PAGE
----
MVCA students share, learn culture

MONMOUTH -- Elena Inoyu did her first foreign exchange visit to Monmouth's Mid-Valley Christian Academy three years ago.


Kotaro Okada, right, works on some magnet structures with James Heflin in Trisha Mack's kindergarten class March 20 at Mid-Valley Christian Academy in Monmouth.

MONMOUTH -- Elena Inoyu did her first foreign exchange visit to Monmouth's Mid-Valley Christian Academy three years ago.

Inoyu, who lives in the city of Kanagawa on the west coast of Japan, was in kindergarten then. Inoyu said some things were as she remembered before -- like the kids she befriended previously.

"But math ... it's much harder now," the 10-year-old said as she described her long-division assignments. "It's so hard!"

For two weeks earlier this month, MVCA students shared their classrooms with Inoyu and five other visiting youths from Japan.

Elena Inoyu

The children from Hayama International School in Kanagawa were more than just casual observers, working and playing alongside their American peers.

Emily Tanaka, 12, took part in helping fifth- and sixth-graders in Joy Anni's class write a play they'll be performing next month.

Nokia Higurashi, 7, played games and drew pictures with others in Trisha Mack's kindergarten classroom.

"He's a good dinosaur drawer," exclaimed student Logan Skipper.

Leonard Hackett, MVCA director, said the relationship with Hayama International School developed four years ago, when a previous administrator started looking into foreign exchange opportunities.

MVCA has had students from Japan three times since then, with a Sheridan family handling the hosting duties. The last two visits to MVCA have included elementary-age children.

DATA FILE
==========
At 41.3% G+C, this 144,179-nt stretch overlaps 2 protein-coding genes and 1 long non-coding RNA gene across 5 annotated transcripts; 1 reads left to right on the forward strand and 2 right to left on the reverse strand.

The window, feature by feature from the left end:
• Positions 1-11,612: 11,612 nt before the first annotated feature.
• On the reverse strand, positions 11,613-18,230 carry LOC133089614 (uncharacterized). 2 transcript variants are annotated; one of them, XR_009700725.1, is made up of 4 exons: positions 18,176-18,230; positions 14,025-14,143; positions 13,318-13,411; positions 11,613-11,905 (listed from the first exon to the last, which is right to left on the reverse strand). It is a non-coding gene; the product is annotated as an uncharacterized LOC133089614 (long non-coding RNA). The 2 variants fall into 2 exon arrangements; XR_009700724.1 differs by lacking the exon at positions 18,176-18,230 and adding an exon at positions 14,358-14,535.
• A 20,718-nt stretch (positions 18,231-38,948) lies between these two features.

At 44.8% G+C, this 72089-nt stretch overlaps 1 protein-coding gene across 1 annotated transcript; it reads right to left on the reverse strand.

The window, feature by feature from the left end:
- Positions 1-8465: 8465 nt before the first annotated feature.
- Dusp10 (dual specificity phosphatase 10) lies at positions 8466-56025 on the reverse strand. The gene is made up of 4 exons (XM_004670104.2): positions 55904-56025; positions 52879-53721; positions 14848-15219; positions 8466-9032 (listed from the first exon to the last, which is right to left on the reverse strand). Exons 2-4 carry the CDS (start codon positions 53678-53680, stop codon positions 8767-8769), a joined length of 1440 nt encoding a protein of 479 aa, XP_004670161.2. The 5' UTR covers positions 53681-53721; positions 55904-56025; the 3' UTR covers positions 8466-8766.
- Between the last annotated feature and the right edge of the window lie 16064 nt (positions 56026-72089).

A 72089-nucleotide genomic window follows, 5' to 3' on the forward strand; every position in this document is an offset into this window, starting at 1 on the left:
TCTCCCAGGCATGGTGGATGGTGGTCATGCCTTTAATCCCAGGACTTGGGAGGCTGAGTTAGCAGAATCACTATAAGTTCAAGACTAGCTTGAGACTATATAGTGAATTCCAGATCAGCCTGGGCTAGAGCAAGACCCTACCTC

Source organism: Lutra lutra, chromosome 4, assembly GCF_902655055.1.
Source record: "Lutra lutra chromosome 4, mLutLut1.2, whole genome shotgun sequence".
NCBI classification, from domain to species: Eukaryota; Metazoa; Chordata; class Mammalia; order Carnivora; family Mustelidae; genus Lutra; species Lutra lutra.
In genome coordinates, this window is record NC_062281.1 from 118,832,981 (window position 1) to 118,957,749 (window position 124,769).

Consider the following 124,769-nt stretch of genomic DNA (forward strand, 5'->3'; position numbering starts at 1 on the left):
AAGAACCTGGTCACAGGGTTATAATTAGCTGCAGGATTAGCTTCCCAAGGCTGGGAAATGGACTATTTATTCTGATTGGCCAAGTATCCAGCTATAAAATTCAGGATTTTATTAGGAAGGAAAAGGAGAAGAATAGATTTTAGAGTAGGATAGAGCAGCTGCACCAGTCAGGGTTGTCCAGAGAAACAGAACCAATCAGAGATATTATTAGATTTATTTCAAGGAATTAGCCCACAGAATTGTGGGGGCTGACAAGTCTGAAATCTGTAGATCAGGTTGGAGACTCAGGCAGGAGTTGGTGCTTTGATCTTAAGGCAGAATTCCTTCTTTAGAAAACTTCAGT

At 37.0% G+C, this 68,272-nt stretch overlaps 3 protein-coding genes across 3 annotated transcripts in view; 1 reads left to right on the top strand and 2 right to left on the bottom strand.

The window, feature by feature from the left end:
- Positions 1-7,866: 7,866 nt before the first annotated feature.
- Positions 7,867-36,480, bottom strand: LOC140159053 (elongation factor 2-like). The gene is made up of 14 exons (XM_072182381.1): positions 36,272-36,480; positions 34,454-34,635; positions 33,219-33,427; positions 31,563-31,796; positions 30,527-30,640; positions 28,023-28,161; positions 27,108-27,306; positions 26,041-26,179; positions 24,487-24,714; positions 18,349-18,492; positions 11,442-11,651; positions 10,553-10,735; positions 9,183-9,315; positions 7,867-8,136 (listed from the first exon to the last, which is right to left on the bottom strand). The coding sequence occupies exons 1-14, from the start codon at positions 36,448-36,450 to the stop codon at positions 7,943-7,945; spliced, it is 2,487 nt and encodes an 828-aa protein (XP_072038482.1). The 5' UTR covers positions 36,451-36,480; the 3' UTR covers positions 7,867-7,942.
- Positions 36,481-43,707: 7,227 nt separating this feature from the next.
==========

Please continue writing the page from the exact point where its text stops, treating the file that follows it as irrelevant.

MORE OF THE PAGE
"It's an interesting decision, sending a 5-year-old to another country," Hackett said. "But it's a good experience for them and our kids are forming friendships that could last a lifetime."

While the religious academy has just more than 100 students in grades K-12, the school's goal is to make its educational experience as comprehensive as possible, Hackett said.

"We do hope that now that we're accredited, that we'll be working with other foreign exchange programs," Hackett said. "We'll now have the ability to more easily secure visas so that students who need them can attend here."

Inoyu's school back in Kanagawa is an international school where English is primarily spoken. Getting better at the language was her reason for coming here, she said.

"If you come to America and can't speak English, it's kind of hard," she said.

"I want to come back when I'm older because it's fun," she added. "I might come back later this year."

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